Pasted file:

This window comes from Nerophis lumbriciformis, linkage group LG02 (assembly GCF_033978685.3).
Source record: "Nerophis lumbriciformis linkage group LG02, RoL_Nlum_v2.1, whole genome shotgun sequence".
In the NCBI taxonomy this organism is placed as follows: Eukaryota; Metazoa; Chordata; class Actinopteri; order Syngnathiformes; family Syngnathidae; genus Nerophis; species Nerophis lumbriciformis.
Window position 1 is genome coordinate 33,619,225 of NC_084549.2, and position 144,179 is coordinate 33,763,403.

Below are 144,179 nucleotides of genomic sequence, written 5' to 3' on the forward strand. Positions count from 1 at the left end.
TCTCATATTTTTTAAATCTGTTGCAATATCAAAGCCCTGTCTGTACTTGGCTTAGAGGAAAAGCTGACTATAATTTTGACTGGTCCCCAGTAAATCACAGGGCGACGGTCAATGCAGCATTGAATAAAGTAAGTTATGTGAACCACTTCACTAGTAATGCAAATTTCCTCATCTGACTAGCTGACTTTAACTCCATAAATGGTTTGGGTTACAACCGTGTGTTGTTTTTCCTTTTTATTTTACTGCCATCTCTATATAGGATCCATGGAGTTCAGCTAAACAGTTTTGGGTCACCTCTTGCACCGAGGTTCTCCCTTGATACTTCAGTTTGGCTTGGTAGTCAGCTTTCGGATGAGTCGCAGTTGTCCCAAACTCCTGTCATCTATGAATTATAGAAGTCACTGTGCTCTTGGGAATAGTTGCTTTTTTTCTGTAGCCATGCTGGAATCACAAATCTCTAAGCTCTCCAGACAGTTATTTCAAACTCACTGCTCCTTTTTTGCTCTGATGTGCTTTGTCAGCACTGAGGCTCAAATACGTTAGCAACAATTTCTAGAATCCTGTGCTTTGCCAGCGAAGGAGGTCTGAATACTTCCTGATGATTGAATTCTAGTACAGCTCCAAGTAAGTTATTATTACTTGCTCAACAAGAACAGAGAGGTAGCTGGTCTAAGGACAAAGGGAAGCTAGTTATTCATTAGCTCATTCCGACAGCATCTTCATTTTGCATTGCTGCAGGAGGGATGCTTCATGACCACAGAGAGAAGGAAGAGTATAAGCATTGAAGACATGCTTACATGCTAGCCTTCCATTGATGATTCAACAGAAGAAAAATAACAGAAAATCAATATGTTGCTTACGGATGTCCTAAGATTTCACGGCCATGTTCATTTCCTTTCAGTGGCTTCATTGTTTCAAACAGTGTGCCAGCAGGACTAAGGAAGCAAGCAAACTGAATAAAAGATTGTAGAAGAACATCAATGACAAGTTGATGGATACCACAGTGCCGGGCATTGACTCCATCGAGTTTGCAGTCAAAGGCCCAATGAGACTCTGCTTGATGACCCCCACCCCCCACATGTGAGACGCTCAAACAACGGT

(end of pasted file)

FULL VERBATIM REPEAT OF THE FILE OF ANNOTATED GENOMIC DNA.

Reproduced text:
This window comes from Nerophis lumbriciformis, linkage group LG02 (assembly GCF_033978685.3).
Source record: "Nerophis lumbriciformis linkage group LG02, RoL_Nlum_v2.1, whole genome shotgun sequence".
In the NCBI taxonomy this organism is placed as follows: Eukaryota; Metazoa; Chordata; class Actinopteri; order Syngnathiformes; family Syngnathidae; genus Nerophis; species Nerophis lumbriciformis.
Window position 1 is genome coordinate 33,619,225 of NC_084549.2, and position 144,179 is coordinate 33,763,403.

Below are 144,179 nucleotides of genomic sequence, written 5' to 3' on the forward strand. Positions count from 1 at the left end.
TCTCATATTTTTTAAATCTGTTGCAATATCAAAGCCCTGTCTGTACTTGGCTTAGAGGAAAAGCTGACTATAATTTTGACTGGTCCCCAGTAAATCACAGGGCGACGGTCAATGCAGCATTGAATAAAGTAAGTTATGTGAACCACTTCACTAGTAATGCAAATTTCCTCATCTGACTAGCTGACTTTAACTCCATAAATGGTTTGGGTTACAACCGTGTGTTGTTTTTCCTTTTTATTTTACTGCCATCTCTATATAGGATCCATGGAGTTCAGCTAAACAGTTTTGGGTCACCTCTTGCACCGAGGTTCTCCCTTGATACTTCAGTTTGGCTTGGTAGTCAGCTTTCGGATGAGTCGCAGTTGTCCCAAACTCCTGTCATCTATGAATTATAGAAGTCACTGTGCTCTTGGGAATAGTTGCTTTTTTTCTGTAGCCATGCTGGAATCACAAATCTCTAAGCTCTCCAGACAGTTATTTCAAACTCACTGCTCCTTTTTTGCTCTGATGTGCTTTGTCAGCACTGAGGCTCAAATACGTTAGCAACAATTTCTAGAATCCTGTGCTTTGCCAGCGAAGGAGGTCTGAATACTTCCTGATGATTGAATTCTAGTACAGCTCCAAGTAAGTTATTATTACTTGCTCAACAAGAACAGAGAGGTAGCTGGTCTAAGGACAAAGGGAAGCTAGTTATTCATTAGCTCATTCCGACAGCATCTTCATTTTGCATTGCTGCAGGAGGGATGCTTCATGACCACAGAGAGAAGGAAGAGTATAAGCATTGAAGACATGCTTACATGCTAGCCTTCCATTGATGATTCAACAGAAGAAAAATAACAGAAAATCAATATGTTGCTTACGGATGTCCTAAGATTTCACGGCCATGTTCATTTCCTTTCAGTGGCTTCATTGTTTCAAACAGTGTGCCAGCAGGACTAAGGAAGCAAGCAAACTGAATAAAAGATTGTAGAAGAACATCAATGACAAGTTGATGGATACCACAGTGCCGGGCATTGACTCCATCGAGTTTGCAGTCAAAGGCCCAATGAGACTCTGCTTGATGACCCCCACCCCCCACATGTGAGACGCTCAAACAACGGT